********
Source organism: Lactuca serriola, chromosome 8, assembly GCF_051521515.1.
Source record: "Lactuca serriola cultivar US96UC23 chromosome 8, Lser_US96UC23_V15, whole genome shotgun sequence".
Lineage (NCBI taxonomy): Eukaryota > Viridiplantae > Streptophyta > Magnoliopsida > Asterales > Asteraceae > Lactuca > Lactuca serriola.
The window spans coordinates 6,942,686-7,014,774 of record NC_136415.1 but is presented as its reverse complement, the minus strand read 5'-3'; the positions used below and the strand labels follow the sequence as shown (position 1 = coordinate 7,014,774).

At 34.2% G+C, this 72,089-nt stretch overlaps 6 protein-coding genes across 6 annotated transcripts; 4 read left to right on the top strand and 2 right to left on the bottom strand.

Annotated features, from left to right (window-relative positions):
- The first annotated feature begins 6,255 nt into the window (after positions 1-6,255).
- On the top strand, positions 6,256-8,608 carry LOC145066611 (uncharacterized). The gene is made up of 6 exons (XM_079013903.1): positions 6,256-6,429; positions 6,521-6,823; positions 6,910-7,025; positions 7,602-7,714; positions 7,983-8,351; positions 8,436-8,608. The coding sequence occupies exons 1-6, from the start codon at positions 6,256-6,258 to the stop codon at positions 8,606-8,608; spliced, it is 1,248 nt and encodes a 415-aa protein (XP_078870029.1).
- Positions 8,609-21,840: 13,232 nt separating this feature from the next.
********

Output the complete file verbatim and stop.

Source organism: Lactuca serriola, chromosome 8, assembly GCF_051521515.1.
Source record: "Lactuca serriola cultivar US96UC23 chromosome 8, Lser_US96UC23_V15, whole genome shotgun sequence".
Lineage (NCBI taxonomy): Eukaryota > Viridiplantae > Streptophyta > Magnoliopsida > Asterales > Asteraceae > Lactuca > Lactuca serriola.
The window spans coordinates 6,942,686-7,014,774 of record NC_136415.1 but is presented as its reverse complement, the minus strand read 5'-3'; the positions used below and the strand labels follow the sequence as shown (position 1 = coordinate 7,014,774).

At 34.2% G+C, this 72,089-nt stretch overlaps 6 protein-coding genes across 6 annotated transcripts; 4 read left to right on the top strand and 2 right to left on the bottom strand.

Annotated features, from left to right (window-relative positions):
- The first annotated feature begins 6,255 nt into the window (after positions 1-6,255).
- On the top strand, positions 6,256-8,608 carry LOC145066611 (uncharacterized). The gene is made up of 6 exons (XM_079013903.1): positions 6,256-6,429; positions 6,521-6,823; positions 6,910-7,025; positions 7,602-7,714; positions 7,983-8,351; positions 8,436-8,608. The coding sequence occupies exons 1-6, from the start codon at positions 6,256-6,258 to the stop codon at positions 8,606-8,608; spliced, it is 1,248 nt and encodes a 415-aa protein (XP_078870029.1).
- Positions 8,609-21,840: 13,232 nt separating this feature from the next.